Office Hours Archive: January 21, 2020


0:01:01 Full transcript

Judith is doing her work. She’s creating and sharing content; she’s hosting a monthly webinar, and she’s inviting people to consultations. 

She might have 30 to 35 people sign up for her webinars, and of those she has 10 to 15 showing up and engaging. And of those, a few have done consults with her, and some of those have started to become superfans: they tune into everything she does, they comment and share…they love her. 

So she came to me with two main questions:

First: How do I know if I’m doing webinar selling right?

My answer: I don’t know, because I haven’t done much of that myself. The easy answer is you know you’re doing it right if people are accepting your invitations. But how to get more of them to accept? I don’t know. I told Judith she might want to find a course specifically about webinar selling, and she mentioned that she has access to some good content on the topic. 

I don’t think I mentioned this to Judith on the call, but the ability to sell on webinars is only a part of the story. You have to be able to get people to the webinars in the first place. Getting them to show up and getting them to take action after showing up are two totally different skills. If I had to vote for one over the other, I’d have to go with getting them to show up in the first place. If you can get enough people on a call, somebody is going to buy.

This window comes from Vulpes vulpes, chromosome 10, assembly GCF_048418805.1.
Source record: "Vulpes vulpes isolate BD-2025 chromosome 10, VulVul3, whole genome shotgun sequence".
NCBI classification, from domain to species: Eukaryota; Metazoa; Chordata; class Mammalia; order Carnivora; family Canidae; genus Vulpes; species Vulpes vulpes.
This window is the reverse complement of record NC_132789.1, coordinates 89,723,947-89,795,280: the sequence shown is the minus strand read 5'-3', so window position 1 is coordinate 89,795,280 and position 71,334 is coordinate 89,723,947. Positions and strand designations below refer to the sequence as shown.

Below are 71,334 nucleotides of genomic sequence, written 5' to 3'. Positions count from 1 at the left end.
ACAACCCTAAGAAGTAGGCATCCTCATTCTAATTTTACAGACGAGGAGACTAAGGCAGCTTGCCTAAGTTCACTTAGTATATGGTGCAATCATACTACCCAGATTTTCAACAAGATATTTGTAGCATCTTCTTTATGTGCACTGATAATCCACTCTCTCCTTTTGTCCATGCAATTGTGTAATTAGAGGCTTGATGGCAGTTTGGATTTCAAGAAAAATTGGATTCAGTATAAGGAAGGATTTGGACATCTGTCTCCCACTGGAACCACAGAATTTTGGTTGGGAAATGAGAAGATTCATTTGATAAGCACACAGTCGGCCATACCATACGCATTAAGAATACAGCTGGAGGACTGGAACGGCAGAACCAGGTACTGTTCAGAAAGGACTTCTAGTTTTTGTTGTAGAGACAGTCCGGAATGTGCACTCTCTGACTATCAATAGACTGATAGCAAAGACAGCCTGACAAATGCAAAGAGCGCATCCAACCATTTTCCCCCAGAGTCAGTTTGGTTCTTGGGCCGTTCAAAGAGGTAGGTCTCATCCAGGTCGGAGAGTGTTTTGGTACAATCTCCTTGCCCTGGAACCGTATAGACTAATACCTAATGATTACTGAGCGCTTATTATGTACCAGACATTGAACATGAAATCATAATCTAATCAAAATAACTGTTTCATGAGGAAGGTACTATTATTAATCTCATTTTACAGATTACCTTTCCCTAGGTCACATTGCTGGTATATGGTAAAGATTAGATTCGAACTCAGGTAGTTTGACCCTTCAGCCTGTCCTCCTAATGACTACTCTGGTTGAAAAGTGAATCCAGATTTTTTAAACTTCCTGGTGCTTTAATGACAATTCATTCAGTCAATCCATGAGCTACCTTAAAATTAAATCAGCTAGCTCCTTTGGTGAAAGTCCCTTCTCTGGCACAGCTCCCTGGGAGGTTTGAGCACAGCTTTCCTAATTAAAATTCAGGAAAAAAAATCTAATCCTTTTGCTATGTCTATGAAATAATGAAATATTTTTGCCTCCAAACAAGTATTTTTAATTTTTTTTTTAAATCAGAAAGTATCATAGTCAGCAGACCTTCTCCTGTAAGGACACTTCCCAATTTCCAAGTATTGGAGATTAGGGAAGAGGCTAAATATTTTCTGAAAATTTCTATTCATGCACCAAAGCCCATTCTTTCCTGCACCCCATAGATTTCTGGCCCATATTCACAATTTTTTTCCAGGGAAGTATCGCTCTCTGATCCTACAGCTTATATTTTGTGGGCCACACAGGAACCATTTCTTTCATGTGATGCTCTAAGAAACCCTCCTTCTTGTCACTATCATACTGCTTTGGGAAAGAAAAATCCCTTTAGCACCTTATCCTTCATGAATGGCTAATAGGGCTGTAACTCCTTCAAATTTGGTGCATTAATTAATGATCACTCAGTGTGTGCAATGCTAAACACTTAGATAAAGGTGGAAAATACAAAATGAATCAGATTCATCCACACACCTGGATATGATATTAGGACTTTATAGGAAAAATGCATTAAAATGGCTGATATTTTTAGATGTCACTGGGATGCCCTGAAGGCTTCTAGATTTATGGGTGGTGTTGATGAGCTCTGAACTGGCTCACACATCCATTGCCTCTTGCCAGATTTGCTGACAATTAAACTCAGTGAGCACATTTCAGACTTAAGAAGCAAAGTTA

It truly is a numbers game. Having 10-15 people show up to a monthly webinar is great practice and great fun, it’s not enough to give you a good sense for whether anything is “working.” There’s just not enough data to make any meaningful evaluation. What’s the magic number? I don’t know. Fifty?

Don’t misunderstand me: I’m not saying fifty is the magic number that unlocks the door to riches. I’m saying it’s probably enough to give you meaningful data about whether your webinar is working for you. 

So, yes, keep doing your webinars (and enjoy them). But give more energy to getting people to attend the webinars.

Second: How can I take advantage of the attention my business gets (expected or unexpected)?

Judith was featured on the cover of Brooke Castillo’s Self Coaching Scholars materials recently, and she noticed a corresponding increase in traffic to her website. She’s wondering how she could have been better prepared to take advantage of that attention. 

I didn’t mention this on the live call, but there’s a key insight here: not all attention has the same potential.

The key word here is “intent.” We’re not just looking for attention, we’re looking for intention. Hey, see what I did there? Here’s what I mean: if a fellow coach sees you on a magazine cover, and feels a surge of envy and curiosity about how you ended up on that cover, she might google you. She might find your profile and click through to your website to see what’s going on.

What’s her intention? To satisfy curiosity. I don’t know whether that’s the kind of attention Judith got from that feature, but it’s something I want you to be aware of. All website visitors are welcome, but some are much more likely to take meaningful action than others. If a person is coming to your site after hearing you speak, or reading some great piece of content you wrote, or watching a video you posted somewhere…that’s a person who’s more likely to have the intention of learning more and actually doing something. 

So rather than being ready to capitalize on unexpected attention, I’d pursue the attention you know is more likely to build your business.


0:23:48 Full transcript

Heidi has this nagging, growing anxiety that she’s behind and she’s failing because she hasn’t been paid for her coaching yet.